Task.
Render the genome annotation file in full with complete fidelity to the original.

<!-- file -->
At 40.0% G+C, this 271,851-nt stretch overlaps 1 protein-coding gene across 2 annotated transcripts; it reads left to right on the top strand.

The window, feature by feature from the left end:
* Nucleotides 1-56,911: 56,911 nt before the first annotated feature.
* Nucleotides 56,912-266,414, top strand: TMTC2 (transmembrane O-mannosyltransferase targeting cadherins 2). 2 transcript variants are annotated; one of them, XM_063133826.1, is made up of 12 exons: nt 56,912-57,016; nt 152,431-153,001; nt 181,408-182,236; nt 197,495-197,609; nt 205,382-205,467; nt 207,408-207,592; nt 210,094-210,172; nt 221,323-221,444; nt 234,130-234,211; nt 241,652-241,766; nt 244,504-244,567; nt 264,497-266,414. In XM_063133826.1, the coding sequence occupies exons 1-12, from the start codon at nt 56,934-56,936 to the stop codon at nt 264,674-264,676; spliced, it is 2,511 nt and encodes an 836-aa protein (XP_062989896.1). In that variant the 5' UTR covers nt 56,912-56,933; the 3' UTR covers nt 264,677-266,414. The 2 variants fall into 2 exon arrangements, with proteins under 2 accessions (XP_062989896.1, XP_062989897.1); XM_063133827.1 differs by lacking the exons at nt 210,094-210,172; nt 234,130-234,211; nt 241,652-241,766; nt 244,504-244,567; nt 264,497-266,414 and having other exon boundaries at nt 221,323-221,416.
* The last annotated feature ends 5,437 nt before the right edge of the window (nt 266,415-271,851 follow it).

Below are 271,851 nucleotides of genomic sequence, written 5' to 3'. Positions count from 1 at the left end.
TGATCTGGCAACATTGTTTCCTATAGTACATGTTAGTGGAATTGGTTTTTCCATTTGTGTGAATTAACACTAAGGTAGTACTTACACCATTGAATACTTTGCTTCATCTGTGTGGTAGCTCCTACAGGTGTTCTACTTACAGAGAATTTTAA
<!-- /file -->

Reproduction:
At 40.0% G+C, this 271,851-nt stretch overlaps 1 protein-coding gene across 2 annotated transcripts; it reads left to right on the top strand.

The window, feature by feature from the left end:
* Nucleotides 1-56,911: 56,911 nt before the first annotated feature.
* Nucleotides 56,912-266,414, top strand: TMTC2 (transmembrane O-mannosyltransferase targeting cadherins 2). 2 transcript variants are annotated; one of them, XM_063133826.1, is made up of 12 exons: nt 56,912-57,016; nt 152,431-153,001; nt 181,408-182,236; nt 197,495-197,609; nt 205,382-205,467; nt 207,408-207,592; nt 210,094-210,172; nt 221,323-221,444; nt 234,130-234,211; nt 241,652-241,766; nt 244,504-244,567; nt 264,497-266,414. In XM_063133826.1, the coding sequence occupies exons 1-12, from the start codon at nt 56,934-56,936 to the stop codon at nt 264,674-264,676; spliced, it is 2,511 nt and encodes an 836-aa protein (XP_062989896.1). In that variant the 5' UTR covers nt 56,912-56,933; the 3' UTR covers nt 264,677-266,414. The 2 variants fall into 2 exon arrangements, with proteins under 2 accessions (XP_062989896.1, XP_062989897.1); XM_063133827.1 differs by lacking the exons at nt 210,094-210,172; nt 234,130-234,211; nt 241,652-241,766; nt 244,504-244,567; nt 264,497-266,414 and having other exon boundaries at nt 221,323-221,416.
* The last annotated feature ends 5,437 nt before the right edge of the window (nt 266,415-271,851 follow it).

Below are 271,851 nucleotides of genomic sequence, written 5' to 3'. Positions count from 1 at the left end.
TGATCTGGCAACATTGTTTCCTATAGTACATGTTAGTGGAATTGGTTTTTCCATTTGTGTGAATTAACACTAAGGTAGTACTTACACCATTGAATACTTTGCTTCATCTGTGTGGTAGCTCCTACAGGTGTTCTACTTACAGAGAATTTTAA